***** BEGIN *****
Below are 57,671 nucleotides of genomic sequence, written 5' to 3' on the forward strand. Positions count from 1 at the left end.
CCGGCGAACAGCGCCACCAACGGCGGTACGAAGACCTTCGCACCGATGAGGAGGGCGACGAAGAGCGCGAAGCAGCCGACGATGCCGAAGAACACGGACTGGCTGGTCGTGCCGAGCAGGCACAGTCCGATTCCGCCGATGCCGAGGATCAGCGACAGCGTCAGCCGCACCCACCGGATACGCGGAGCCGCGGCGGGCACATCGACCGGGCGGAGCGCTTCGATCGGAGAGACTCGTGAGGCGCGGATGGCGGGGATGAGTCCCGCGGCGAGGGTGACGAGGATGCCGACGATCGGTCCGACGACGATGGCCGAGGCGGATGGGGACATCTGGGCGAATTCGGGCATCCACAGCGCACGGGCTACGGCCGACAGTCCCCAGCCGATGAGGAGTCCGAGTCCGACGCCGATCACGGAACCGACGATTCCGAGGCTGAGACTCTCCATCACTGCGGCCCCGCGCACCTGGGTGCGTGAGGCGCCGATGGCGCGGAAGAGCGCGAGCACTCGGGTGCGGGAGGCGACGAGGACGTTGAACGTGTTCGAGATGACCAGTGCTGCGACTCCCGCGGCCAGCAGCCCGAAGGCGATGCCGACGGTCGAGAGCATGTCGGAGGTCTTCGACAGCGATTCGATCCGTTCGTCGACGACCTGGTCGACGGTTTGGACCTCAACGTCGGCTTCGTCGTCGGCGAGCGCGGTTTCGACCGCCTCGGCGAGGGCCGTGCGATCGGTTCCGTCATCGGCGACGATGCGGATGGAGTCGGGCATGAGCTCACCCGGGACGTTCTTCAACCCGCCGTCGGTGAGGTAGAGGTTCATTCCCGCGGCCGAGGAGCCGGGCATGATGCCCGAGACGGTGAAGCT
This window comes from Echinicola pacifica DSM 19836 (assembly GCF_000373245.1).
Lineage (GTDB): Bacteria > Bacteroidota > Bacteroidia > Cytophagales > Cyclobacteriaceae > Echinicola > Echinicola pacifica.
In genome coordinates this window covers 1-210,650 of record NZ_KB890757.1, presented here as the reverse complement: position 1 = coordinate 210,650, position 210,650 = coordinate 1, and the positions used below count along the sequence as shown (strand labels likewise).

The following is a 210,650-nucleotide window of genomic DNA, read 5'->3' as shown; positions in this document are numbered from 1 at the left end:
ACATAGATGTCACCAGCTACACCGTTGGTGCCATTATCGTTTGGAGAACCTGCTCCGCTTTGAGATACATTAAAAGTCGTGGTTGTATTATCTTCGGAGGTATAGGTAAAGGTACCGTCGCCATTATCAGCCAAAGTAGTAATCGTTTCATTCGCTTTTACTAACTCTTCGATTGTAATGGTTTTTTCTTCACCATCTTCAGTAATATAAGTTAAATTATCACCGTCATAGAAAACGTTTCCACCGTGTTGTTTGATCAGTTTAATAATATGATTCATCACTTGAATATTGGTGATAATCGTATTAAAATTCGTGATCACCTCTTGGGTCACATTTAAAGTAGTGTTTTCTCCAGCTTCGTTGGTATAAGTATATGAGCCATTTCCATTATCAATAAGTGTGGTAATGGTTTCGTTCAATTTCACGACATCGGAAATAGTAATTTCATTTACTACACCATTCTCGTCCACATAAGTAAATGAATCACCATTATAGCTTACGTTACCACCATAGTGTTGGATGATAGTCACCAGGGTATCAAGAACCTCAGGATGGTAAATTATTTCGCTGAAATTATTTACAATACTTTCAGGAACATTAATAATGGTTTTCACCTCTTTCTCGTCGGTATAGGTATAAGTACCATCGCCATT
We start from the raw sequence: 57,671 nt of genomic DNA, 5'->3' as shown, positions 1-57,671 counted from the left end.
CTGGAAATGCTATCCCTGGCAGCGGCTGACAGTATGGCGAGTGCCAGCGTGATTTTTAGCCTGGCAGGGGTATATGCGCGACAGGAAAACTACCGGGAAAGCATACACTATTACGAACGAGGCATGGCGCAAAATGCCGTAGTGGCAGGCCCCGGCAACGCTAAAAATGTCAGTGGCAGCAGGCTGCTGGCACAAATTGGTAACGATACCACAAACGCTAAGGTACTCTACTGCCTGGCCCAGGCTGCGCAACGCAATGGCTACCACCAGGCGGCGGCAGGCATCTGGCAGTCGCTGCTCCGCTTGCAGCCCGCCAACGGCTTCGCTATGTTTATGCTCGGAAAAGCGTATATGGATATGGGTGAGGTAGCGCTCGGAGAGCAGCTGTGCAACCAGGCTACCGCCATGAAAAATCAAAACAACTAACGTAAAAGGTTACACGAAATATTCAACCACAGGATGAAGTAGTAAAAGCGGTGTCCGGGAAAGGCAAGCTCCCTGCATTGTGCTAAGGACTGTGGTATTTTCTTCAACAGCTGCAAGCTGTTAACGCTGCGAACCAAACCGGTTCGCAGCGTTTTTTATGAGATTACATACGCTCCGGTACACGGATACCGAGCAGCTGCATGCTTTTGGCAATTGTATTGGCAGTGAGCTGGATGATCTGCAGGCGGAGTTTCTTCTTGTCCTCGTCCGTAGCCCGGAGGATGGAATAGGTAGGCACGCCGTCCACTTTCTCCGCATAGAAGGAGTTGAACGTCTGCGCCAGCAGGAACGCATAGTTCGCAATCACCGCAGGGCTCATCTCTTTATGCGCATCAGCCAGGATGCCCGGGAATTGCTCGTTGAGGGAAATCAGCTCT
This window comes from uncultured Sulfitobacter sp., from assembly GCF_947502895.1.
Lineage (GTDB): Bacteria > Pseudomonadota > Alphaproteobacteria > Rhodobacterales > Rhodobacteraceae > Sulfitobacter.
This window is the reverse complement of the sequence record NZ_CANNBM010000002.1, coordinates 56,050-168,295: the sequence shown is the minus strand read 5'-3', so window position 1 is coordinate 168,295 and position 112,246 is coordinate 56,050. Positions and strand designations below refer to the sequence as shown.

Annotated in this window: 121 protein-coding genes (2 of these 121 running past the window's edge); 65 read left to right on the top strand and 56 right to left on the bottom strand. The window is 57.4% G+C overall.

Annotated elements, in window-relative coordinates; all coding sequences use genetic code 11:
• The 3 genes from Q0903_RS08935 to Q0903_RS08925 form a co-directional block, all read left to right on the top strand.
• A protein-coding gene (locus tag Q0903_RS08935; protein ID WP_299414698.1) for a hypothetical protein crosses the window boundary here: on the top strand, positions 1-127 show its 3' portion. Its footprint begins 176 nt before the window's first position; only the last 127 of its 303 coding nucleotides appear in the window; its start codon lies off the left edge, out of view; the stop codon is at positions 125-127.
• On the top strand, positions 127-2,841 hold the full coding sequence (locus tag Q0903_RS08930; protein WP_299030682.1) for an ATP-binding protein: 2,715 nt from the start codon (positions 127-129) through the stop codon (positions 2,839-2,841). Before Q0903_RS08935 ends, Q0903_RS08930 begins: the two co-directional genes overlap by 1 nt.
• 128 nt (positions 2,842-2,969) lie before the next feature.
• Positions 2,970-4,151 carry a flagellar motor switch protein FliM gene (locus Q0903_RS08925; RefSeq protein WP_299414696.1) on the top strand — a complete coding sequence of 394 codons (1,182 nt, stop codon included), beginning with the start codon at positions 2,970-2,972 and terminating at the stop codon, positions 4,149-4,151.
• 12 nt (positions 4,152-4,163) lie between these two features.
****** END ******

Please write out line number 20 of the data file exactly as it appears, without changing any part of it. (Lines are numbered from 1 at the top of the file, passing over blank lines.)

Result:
• 12 nt (positions 4,152-4,163) lie between these two features.